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You have one choice in what you assume about the world before engaging with others. Either you can think people are genuinely good, rational and fair if you make them feel understood, respected and acknowledged. Or, you choose to see that everyone around is just trying to hurt you, cheat you, and lie to you whenever you give them the opportunity. Either there is such a strong gravity pull or spiritual longing to be altruistic in the hearts of human beings—or this society is just another jungle or Wild West where there is nothing other than the evidence of our selfish nature.
I can tell you from my own experience that to be in a frequent “survival” state of being— a state of hypervigilance— is not a nice place to be in life. This is the place when, in doubt, you default to thinking that others are full of negative intent against you. Even those with whom you share your environment. This mindset optimizes the short term by “minimizing the risk” of being betrayed— when correlating trust and vulnerability as a weakness— in exchange for a long-term feeling of constant fear, separateness, and nihilism. This mindset sees other people as a means to an end and not an end in themselves.
Most of us have been deeply hurt by the actions of a person in the past— a lover, a business partner, or a larger community or institution. This, in turn, makes us less naive and innocent and invites us to be as cynical and radically skeptical as possible to avoid getting hurt for a second time. What no one speaks enough about is that while cynicism will help you not get betrayed by free riders and unethical individuals, it also brings a cost to your psychological well-being.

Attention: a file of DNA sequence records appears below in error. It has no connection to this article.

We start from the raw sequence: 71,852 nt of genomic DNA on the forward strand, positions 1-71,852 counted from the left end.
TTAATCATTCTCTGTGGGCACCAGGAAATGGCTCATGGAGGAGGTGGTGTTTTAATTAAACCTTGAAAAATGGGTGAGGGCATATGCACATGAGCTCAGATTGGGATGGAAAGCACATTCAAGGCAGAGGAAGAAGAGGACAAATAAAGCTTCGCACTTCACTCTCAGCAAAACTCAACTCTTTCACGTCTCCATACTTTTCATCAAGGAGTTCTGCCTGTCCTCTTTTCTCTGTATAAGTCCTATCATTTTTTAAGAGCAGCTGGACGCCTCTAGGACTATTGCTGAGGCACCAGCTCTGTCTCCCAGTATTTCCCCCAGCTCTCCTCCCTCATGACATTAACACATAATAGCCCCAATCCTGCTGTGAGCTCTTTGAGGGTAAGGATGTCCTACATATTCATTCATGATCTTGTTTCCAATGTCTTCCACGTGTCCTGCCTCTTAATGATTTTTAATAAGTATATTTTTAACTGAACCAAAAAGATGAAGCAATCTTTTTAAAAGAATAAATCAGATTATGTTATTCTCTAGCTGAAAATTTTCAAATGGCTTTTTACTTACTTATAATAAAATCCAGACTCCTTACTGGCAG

The fact is that as self-sufficient as we aim to be— we are at all times embedded in a larger social network. Anything that happens in this social ecosystem will eventually have a repercussion on us. Because such is a reality, the invitation is to resolve to play the game of life with the acknowledgment that it isn’t possible to fully love without being willing to get heartbroken in the process.
Real maturity is knowing that cynicism is just another state that has to be overcome, just as simple naivety. The road less traveled is trusting when knowing that others have the potential of damaging. We will be willing to take the risk because we know that we, too, have such potential. Sooner or later— we will all witness how, in certain circumstances— we hurt others even when we don’t intend to. We ourselves can fall prey to greed and envy, resentment and arrogance, and behave mistakenly when feeling angry or having had a bad night of sleep.
Although there is no virtue of being in a constant state of dependency, being obsessed with being “independent” will not allow love and connection to flow with its full capacity. Mature trust is the only bridge to a state of interdependence with other people. All that is needed is to constantly take a leap of faith and believe that, in the long term, trust is the first step to mutually alleviating suffering.
Gaining the trust of others and not betraying that trust will win you a good reputation. Doing good will give you a psychological reward that makes it easier to be proud of what you stand for. And because over time you have cultivated a positive intent towards others, you start opening up to the assumption that others who are interested in flourishing as individuals will also act from a positive intent because they also have arrived to the conclusion that there is no better alternative.
This mindset is not conditional to life being fair. Getting cheated occasionally is a small price for trusting the best of everyone because when you trust the best in others— the truth is— they generally treat you best, and you will live a much happier life.
With all love,
Santiago Barragan Noguera
Coach & Educator — Artistic Polymath
Copyright © 2023 Santiago Barragan Noguera. All rights reserved.